Court gives auditor full powers for probe

DUBAI — The Court of First Instance assigned on Sunday the director of 
the Financial Audit Department of the Ruler’s Court, Mohammed Moustafa 
or his assistant to examine papers in 
the Mizin case, which is part of the Tatweer Group.

By Mary Nammour

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Published: Tue 13 Apr 2010, 12:01 AM

Last updated: Thu 2 Apr 2015, 10:48 AM

The case involves a former Emirati CEO of the real estate developer and a Lebanese engineer.

The court presided by judge Al Saeed Bargouth gave the auditors the right to visit any governmental or non-governmental entity to examine relevant documents.

They may also have the right to ask for the testimony of necessary witnesses without oath. They can also visit some companies that might have relevant registers and documents.

The auditor’s mission is to confirm whether the Emirati defendant had indeed played a part in causing damage to Mizin due to the facilities and privileges he allegedly gave to the Lebanese defendant as well to assess the gain the second defendant allegedly availed of as a result.

The court also requested on Sunday that the auditor check who owns the entity of Mizin, Tatweer, and Dubai Holding and do a report to which he should enclose the internal regulation of each company.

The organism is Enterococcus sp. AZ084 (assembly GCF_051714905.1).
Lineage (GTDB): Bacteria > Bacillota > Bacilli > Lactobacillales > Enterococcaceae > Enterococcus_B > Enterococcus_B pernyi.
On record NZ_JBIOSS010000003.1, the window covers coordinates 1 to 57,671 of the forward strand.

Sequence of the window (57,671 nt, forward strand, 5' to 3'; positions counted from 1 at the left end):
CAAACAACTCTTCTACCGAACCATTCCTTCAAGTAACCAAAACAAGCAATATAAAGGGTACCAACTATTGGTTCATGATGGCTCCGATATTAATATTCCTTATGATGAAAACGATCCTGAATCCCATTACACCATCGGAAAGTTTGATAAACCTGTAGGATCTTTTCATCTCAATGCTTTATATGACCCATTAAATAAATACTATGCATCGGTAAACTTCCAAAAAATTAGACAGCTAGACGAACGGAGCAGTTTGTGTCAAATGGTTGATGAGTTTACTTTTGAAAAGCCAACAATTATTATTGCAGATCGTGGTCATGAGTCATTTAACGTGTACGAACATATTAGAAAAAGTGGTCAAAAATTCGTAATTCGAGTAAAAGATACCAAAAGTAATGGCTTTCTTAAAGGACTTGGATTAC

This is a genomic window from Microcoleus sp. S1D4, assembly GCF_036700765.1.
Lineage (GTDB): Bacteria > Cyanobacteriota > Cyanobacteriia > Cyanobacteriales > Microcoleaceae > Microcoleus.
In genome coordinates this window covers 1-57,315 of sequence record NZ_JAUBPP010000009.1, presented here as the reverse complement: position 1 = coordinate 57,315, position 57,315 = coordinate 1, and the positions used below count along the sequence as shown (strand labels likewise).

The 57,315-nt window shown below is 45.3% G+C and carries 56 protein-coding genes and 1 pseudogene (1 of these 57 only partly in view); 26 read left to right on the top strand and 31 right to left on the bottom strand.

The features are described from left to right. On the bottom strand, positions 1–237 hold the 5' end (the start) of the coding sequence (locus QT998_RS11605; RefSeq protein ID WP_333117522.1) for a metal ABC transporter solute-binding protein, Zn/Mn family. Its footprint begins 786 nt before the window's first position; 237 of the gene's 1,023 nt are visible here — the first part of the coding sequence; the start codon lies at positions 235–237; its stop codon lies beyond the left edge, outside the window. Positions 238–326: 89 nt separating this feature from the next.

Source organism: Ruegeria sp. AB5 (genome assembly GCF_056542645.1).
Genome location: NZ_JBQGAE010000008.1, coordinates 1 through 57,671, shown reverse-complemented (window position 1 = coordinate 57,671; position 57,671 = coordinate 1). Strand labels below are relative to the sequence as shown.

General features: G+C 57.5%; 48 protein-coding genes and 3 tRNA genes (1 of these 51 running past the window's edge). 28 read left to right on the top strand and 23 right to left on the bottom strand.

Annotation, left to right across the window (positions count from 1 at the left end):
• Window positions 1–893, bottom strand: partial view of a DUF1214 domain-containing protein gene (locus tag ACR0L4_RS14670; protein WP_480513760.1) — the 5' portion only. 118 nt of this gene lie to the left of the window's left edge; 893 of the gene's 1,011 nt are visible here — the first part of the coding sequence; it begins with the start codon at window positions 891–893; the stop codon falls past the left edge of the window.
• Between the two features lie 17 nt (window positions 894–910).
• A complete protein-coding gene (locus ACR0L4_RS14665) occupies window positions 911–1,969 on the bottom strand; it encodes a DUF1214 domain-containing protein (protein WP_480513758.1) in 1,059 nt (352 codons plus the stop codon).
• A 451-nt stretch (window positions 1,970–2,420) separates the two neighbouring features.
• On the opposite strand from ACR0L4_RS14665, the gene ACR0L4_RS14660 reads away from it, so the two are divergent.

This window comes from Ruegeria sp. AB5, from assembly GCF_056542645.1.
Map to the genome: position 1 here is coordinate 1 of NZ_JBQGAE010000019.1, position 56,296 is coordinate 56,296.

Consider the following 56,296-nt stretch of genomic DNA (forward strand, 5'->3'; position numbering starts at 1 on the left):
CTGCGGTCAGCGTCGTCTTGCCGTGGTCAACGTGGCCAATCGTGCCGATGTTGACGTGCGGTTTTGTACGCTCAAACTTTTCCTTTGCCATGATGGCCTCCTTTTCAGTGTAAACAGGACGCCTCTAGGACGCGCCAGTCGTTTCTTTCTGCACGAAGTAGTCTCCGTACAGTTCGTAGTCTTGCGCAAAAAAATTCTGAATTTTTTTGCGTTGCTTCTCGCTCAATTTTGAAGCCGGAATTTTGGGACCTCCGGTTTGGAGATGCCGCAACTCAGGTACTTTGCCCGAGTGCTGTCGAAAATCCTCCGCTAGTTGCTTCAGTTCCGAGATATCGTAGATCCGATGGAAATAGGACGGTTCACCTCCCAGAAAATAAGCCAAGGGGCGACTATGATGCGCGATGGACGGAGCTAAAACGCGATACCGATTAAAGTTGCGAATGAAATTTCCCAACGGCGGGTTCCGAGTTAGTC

The hearing was adjourned to May 11. The two defence lawyers Samir Jaafar and Ali Al Shamsy raised objection to the assignment by the court of the auditor. The court reassured them that they would have the right to object to the report once it is ready.

The 50-year-old former top brass of Mizin had earlier pleaded not guilty to taking about Dh2 million in bribes from a Lebanese engineer who in turn is said to have received purchase discounts adding up to Dh49 million.

The ex-CEO allegedly breached the company policy and abused his powers during his tenure in 2006-2007 when he granted the Lebanese some facilities and privileges, including staggered payment of installment and less down payment, without overcharge, in return for bribes. The 53-year-old Lebanese is accused of bribing the CEO to avail of discounts and facilities while purchasing land and built-up units.

He had earlier denied conspiring with the ex-CEO to serve their mutual interests while damaging the company’s standing. —

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